• HELECTRICITY
    • H04ELECTRIC COMMUNICATION TECHNIQUE
    • H04MTELEPHONIC COMMUNICATION
    • H04M3/00Automatic or semi-automatic exchanges
    • H04M3/42Systems providing special services or facilities to subscribers
    • H04M3/50Centralised arrangements for answering calls; Centralised arrangements for recording messages for absent or busy subscribers ; Centralised arrangements for recording messages
    • H04M3/51Centralised call answering arrangements requiring operator intervention, e.g. call or contact centers for telemarketing
    • H04M3/5183Call or contact centers with computer-telephony arrangements
    • H04M3/5191Call or contact centers with computer-telephony arrangements interacting with the Internet
    • GPHYSICS
    • G06COMPUTING; CALCULATING; COUNTING
    • G06QDATA PROCESSING SYSTEMS OR METHODS, SPECIALLY ADAPTED FOR ADMINISTRATIVE, COMMERCIAL, FINANCIAL, MANAGERIAL, SUPERVISORY OR FORECASTING PURPOSES; SYSTEMS OR METHODS SPECIALLY ADAPTED FOR ADMINISTRATIVE, COMMERCIAL, FINANCIAL, MANAGERIAL, SUPERVISORY OR FORECASTING PURPOSES, NOT OTHERWISE PROVIDED FOR
    • G06Q30/00Commerce, e.g. shopping or e-commerce
    • G06Q30/06Buying, selling or leasing transactions
    • G06Q30/0601Electronic shopping
    • GPHYSICS
    • G06COMPUTING; CALCULATING; COUNTING
    • G06QDATA PROCESSING SYSTEMS OR METHODS, SPECIALLY ADAPTED FOR ADMINISTRATIVE, COMMERCIAL, FINANCIAL, MANAGERIAL, SUPERVISORY OR FORECASTING PURPOSES; SYSTEMS OR METHODS SPECIALLY ADAPTED FOR ADMINISTRATIVE, COMMERCIAL, FINANCIAL, MANAGERIAL, SUPERVISORY OR FORECASTING PURPOSES, NOT OTHERWISE PROVIDED FOR
    • G06Q30/00Commerce, e.g. shopping or e-commerce
    • G06Q30/06Buying, selling or leasing transactions
    • G06Q30/0601Electronic shopping
    • G06Q30/0613Third-party assisted

Abstract

An end-user device operable in a retail store records a voice conversation held in the retail store. The recording is transmitted to a server for comparing it to recordings of other conversations from a plurality of other retail stores. The server makes a recommendation based on the comparing. Embodiments of the invention are also directed to an analytics system that collects real-time metrics data for various virtual or physical retail stores associated with a plurality of contact centers. The system performs real-time analytics of the collected metrics data for identifying a product or service. The processor modifies, based on the real-time analytics, a prior service or product to be offered by a particular retail store, with the identified service or product. The processor pushes the modified service or product for display on the end-user device use in the particular retail store.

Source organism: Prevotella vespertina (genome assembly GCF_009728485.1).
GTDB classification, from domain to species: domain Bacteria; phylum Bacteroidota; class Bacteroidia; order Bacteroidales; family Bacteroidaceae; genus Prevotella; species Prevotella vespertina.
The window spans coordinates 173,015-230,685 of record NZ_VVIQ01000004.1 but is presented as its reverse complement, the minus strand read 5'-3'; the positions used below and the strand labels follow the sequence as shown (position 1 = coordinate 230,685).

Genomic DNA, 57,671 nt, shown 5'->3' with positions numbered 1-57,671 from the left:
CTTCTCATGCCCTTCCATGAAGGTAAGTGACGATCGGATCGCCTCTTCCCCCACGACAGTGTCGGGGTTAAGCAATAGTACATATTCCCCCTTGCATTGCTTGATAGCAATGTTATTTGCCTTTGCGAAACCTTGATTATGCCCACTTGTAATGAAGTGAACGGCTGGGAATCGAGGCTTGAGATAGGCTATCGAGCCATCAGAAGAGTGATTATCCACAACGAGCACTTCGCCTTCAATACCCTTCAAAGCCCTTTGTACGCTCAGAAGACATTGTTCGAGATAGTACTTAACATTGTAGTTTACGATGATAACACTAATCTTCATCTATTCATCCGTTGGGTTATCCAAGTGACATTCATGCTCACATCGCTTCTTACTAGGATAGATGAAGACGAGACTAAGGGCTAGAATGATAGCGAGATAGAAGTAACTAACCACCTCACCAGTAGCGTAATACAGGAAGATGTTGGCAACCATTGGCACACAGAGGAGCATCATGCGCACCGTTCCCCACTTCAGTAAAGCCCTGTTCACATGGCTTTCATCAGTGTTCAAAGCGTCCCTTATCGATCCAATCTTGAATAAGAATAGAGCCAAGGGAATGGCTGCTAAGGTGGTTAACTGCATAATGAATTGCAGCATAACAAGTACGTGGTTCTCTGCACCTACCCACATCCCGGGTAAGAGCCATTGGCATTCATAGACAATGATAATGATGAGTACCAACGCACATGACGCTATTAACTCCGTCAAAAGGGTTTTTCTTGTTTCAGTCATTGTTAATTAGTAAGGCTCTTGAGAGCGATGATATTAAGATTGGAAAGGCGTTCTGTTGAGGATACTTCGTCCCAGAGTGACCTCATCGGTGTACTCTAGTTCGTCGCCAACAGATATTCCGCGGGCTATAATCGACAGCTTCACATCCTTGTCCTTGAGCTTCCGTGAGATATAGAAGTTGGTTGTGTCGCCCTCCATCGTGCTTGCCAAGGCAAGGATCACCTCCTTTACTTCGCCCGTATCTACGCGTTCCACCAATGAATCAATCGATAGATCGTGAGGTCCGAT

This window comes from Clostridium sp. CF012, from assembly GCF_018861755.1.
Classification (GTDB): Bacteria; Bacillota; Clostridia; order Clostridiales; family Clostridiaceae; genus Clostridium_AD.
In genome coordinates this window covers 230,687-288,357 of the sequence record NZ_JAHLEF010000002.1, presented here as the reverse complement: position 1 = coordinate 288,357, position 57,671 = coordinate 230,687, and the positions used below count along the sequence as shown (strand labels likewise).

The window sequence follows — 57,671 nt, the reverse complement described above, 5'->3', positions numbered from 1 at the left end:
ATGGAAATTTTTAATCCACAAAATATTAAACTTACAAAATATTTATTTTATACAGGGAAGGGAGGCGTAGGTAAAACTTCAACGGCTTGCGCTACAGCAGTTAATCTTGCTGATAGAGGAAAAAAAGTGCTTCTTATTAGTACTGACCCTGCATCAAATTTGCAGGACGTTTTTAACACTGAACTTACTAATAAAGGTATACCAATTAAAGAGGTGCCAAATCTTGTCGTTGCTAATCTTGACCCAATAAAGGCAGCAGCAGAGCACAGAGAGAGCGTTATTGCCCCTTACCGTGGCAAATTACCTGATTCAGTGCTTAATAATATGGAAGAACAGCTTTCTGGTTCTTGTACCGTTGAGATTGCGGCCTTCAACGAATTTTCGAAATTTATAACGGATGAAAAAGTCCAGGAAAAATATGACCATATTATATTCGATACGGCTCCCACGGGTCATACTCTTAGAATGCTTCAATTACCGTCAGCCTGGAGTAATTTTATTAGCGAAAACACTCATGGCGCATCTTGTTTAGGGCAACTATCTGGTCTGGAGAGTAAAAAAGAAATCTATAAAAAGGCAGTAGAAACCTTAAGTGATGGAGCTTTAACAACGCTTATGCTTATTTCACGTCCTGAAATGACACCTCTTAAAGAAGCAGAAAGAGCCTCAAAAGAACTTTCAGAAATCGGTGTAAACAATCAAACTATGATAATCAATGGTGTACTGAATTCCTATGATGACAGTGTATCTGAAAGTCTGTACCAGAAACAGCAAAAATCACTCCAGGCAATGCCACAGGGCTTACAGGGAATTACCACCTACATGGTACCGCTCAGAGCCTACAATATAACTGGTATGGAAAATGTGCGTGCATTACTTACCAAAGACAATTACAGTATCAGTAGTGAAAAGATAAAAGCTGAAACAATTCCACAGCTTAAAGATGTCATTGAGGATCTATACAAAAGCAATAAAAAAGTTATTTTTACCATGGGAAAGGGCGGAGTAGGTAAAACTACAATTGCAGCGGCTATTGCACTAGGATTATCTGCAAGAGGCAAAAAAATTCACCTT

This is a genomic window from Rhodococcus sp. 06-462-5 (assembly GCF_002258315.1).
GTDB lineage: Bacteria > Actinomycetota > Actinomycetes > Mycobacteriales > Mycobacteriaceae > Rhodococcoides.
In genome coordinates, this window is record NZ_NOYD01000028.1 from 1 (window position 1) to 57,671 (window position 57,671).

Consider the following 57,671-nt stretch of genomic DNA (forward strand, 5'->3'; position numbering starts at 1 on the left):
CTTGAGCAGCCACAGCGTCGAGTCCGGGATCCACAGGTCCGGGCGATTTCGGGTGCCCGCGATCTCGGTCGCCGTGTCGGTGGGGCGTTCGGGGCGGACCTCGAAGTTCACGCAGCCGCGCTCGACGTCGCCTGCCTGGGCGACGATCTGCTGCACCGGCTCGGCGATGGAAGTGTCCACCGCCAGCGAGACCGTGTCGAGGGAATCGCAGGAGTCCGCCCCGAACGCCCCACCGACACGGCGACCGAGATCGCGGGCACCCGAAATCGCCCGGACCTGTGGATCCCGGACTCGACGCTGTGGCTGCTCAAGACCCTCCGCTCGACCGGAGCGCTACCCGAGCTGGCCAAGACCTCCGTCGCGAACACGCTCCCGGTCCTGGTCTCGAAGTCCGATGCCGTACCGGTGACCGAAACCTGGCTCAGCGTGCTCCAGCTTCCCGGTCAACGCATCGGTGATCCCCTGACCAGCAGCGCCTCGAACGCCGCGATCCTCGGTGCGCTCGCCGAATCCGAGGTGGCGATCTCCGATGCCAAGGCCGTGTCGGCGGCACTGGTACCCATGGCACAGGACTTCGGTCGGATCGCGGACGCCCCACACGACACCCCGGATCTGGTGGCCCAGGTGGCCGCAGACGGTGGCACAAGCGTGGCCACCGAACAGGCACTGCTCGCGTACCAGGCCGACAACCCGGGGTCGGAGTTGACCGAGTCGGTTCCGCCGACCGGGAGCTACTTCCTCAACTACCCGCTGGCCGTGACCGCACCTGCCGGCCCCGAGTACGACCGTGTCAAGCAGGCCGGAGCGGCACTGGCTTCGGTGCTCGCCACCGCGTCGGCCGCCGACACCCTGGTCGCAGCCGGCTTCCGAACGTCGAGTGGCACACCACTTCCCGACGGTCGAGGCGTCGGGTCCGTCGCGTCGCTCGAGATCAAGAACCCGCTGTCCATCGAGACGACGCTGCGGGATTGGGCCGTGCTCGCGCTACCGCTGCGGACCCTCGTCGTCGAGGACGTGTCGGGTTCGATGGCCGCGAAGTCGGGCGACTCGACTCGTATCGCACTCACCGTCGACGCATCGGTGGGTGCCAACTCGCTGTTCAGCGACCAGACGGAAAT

Description

    CROSS-REFERENCE TO RELATED APPLICATIONS
  • This application claims the benefit of U.S. patent application Ser. No. 14/451,322, filed Aug. 4, 2014, which in turn claims the benefit of U.S. Provisional Application Ser. No. 62/003,508, filed May 27, 2014, the content of which is incorporated herein by reference.
  • This application is also related to “MULTI-TENANT BASED ANALYTICS FOR CONTACT CENTERS,” application Ser. No. 14/451,310, filed Aug. 4, 2014, and “SYSTEM AND METHOD FOR BRIDGING ONLINE CUSTOMER EXPERIENCE”, application Ser. No. 14/451,338, filed Aug. 4, 2014, the contents of both of which are incorporated herein by reference.
  • BACKGROUND
  • Contact centers often want to evaluate their performance against industry standards and benchmarks. Such benchmark information, however, is generally published as literature and not available on a real-time basis. It is desirable to have the benchmark information available in real-time, or substantially in real-time, to allow companies to quickly understand their performance and react based on the information before the information becomes stale. For example, customer experience (CX) strategies may be modified in real-time based on what other companies are doing.
  • CX strategies are often aimed in achieving certain Key Performance Indicators (KPI's) for the company, such as, for example:
  • (1) Customer Satisfaction (CSAT)—a measure of the degree to which the contact center service meets the customer's expectations.
  • (2) Revenue or Sales Conversions—the amount of sales that contact centers generate per time unit via direct sale or up sell/cross sell.
  • (3) Cost—the cost of labor and equipment of operating contact center per time unit.
  • (4) Retention or Churn Reduction—from all the customers that want to close their accounts, which portion the contact center is able to “save”.
  • These are high-level KPI's that may be the outcome of many factors such as, for example, staffing and training levels, specifics and frequencies of sales efforts, routing strategies, contact center policies, and many more. In a typical contact center, trial and error is generally used where certain factors under the control of the contact is center are set to particular values, and outcome of the KPIs are measured over time. Thus, there is generally no way of knowing how a change in one of these factors will affect a KPI without actually going through the change and observing the outcome. For instance, adding more agents might increase CSAT (e.g. by reducing wait time and adding more adequate agents to answer callers), but it is generally not known in advance as to how much CSAT will increase, and what the optimal set up is. Such determinations cannot generally be made in a quantified fashion with today's methods.